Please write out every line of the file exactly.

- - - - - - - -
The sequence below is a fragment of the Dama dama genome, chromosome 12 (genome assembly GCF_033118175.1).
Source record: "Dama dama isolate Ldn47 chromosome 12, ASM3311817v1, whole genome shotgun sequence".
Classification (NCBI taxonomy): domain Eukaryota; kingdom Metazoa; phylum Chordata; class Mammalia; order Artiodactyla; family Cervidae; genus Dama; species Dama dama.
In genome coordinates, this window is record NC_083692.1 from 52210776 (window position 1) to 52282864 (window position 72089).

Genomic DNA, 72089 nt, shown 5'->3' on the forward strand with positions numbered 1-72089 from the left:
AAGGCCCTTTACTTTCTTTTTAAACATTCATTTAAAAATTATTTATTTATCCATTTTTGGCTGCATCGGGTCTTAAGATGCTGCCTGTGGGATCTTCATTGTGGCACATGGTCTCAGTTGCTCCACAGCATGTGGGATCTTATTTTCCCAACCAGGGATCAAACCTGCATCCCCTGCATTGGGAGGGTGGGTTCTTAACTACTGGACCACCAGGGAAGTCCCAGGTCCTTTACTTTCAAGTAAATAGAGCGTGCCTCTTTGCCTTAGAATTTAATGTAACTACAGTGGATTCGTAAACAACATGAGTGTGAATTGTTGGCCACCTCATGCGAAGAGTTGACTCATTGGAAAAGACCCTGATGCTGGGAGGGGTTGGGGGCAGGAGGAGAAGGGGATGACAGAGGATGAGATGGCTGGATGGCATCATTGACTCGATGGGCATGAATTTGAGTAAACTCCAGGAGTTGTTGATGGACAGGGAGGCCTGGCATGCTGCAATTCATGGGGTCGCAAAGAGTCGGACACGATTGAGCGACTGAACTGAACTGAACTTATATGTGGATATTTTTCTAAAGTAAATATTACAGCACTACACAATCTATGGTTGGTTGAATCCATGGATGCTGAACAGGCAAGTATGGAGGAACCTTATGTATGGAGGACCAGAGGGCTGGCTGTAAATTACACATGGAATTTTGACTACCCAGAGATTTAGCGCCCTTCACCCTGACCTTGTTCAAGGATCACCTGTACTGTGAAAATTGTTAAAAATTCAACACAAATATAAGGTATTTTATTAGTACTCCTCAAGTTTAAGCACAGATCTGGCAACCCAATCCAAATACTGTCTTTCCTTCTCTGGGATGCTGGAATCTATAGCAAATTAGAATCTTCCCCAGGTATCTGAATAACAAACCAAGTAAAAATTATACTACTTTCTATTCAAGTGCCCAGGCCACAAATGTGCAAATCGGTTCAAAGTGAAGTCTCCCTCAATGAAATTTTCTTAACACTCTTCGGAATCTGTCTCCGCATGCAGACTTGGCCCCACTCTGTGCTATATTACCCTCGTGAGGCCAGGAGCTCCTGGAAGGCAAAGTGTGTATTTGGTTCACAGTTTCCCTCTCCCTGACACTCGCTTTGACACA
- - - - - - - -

The sequence below is a fragment of the Dama dama genome, chromosome 12 (genome assembly GCF_033118175.1).
Source record: "Dama dama isolate Ldn47 chromosome 12, ASM3311817v1, whole genome shotgun sequence".
Classification (NCBI taxonomy): domain Eukaryota; kingdom Metazoa; phylum Chordata; class Mammalia; order Artiodactyla; family Cervidae; genus Dama; species Dama dama.
In genome coordinates, this window is record NC_083692.1 from 52210776 (window position 1) to 52282864 (window position 72089).

Genomic DNA, 72089 nt, shown 5'->3' on the forward strand with positions numbered 1-72089 from the left:
AAGGCCCTTTACTTTCTTTTTAAACATTCATTTAAAAATTATTTATTTATCCATTTTTGGCTGCATCGGGTCTTAAGATGCTGCCTGTGGGATCTTCATTGTGGCACATGGTCTCAGTTGCTCCACAGCATGTGGGATCTTATTTTCCCAACCAGGGATCAAACCTGCATCCCCTGCATTGGGAGGGTGGGTTCTTAACTACTGGACCACCAGGGAAGTCCCAGGTCCTTTACTTTCAAGTAAATAGAGCGTGCCTCTTTGCCTTAGAATTTAATGTAACTACAGTGGATTCGTAAACAACATGAGTGTGAATTGTTGGCCACCTCATGCGAAGAGTTGACTCATTGGAAAAGACCCTGATGCTGGGAGGGGTTGGGGGCAGGAGGAGAAGGGGATGACAGAGGATGAGATGGCTGGATGGCATCATTGACTCGATGGGCATGAATTTGAGTAAACTCCAGGAGTTGTTGATGGACAGGGAGGCCTGGCATGCTGCAATTCATGGGGTCGCAAAGAGTCGGACACGATTGAGCGACTGAACTGAACTGAACTTATATGTGGATATTTTTCTAAAGTAAATATTACAGCACTACACAATCTATGGTTGGTTGAATCCATGGATGCTGAACAGGCAAGTATGGAGGAACCTTATGTATGGAGGACCAGAGGGCTGGCTGTAAATTACACATGGAATTTTGACTACCCAGAGATTTAGCGCCCTTCACCCTGACCTTGTTCAAGGATCACCTGTACTGTGAAAATTGTTAAAAATTCAACACAAATATAAGGTATTTTATTAGTACTCCTCAAGTTTAAGCACAGATCTGGCAACCCAATCCAAATACTGTCTTTCCTTCTCTGGGATGCTGGAATCTATAGCAAATTAGAATCTTCCCCAGGTATCTGAATAACAAACCAAGTAAAAATTATACTACTTTCTATTCAAGTGCCCAGGCCACAAATGTGCAAATCGGTTCAAAGTGAAGTCTCCCTCAATGAAATTTTCTTAACACTCTTCGGAATCTGTCTCCGCATGCAGACTTGGCCCCACTCTGTGCTATATTACCCTCGTGAGGCCAGGAGCTCCTGGAAGGCAAAGTGTGTATTTGGTTCACAGTTTCCCTCTCCCTGACACTCGCTTTGACACA